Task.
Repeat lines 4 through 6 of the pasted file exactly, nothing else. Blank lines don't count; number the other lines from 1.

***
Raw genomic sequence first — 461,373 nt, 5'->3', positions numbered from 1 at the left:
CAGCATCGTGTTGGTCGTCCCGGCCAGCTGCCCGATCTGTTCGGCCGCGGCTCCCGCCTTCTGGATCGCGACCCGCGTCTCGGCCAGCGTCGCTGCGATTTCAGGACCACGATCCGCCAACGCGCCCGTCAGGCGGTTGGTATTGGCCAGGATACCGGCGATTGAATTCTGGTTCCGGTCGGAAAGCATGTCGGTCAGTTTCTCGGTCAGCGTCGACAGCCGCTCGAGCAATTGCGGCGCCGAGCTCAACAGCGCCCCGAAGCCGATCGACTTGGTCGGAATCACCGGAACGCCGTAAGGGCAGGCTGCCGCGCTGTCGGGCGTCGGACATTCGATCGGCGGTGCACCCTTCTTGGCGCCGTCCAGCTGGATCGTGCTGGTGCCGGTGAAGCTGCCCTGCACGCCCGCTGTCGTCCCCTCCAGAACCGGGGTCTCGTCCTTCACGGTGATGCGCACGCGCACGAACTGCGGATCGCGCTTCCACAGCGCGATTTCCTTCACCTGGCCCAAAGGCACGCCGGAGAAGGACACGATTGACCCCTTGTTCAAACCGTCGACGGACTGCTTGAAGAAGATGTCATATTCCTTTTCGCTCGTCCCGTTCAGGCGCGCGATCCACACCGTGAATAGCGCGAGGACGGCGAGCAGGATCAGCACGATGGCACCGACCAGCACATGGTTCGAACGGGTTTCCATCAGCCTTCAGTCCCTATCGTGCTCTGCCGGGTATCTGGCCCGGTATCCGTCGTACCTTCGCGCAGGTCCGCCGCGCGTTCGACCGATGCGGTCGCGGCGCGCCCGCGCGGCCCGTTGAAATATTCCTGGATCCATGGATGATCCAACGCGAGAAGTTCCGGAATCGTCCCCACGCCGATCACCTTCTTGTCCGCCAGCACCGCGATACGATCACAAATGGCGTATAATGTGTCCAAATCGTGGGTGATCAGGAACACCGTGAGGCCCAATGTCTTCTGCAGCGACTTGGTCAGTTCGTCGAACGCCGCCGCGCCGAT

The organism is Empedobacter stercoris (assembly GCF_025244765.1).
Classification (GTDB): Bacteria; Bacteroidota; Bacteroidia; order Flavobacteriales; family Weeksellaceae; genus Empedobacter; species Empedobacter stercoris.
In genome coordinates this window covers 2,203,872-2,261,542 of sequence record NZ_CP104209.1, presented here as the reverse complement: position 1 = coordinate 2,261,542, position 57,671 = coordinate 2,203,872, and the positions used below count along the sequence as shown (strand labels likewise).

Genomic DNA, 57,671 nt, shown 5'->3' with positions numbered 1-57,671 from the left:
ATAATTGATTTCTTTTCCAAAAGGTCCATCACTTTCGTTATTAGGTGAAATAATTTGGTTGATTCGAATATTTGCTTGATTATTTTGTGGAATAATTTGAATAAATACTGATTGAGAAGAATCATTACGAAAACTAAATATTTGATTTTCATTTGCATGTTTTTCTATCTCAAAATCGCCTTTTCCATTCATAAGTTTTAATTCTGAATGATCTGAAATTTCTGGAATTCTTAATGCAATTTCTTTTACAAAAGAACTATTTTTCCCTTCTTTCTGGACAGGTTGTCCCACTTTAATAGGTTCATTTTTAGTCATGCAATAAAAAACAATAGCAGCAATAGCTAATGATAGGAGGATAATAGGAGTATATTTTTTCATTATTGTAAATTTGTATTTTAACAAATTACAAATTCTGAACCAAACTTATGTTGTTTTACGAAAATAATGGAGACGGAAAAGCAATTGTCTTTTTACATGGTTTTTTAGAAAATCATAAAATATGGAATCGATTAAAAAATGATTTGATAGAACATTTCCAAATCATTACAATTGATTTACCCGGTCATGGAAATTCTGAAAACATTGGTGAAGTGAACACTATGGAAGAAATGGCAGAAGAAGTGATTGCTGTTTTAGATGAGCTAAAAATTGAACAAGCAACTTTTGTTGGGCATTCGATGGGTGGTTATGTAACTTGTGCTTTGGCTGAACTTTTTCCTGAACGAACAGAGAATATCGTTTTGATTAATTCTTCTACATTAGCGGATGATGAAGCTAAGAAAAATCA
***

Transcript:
Classification (GTDB): Bacteria; Bacteroidota; Bacteroidia; order Flavobacteriales; family Weeksellaceae; genus Empedobacter; species Empedobacter stercoris.
In genome coordinates this window covers 2,203,872-2,261,542 of sequence record NZ_CP104209.1, presented here as the reverse complement: position 1 = coordinate 2,261,542, position 57,671 = coordinate 2,203,872, and the positions used below count along the sequence as shown (strand labels likewise).

Genomic DNA, 57,671 nt, shown 5'->3' with positions numbered 1-57,671 from the left: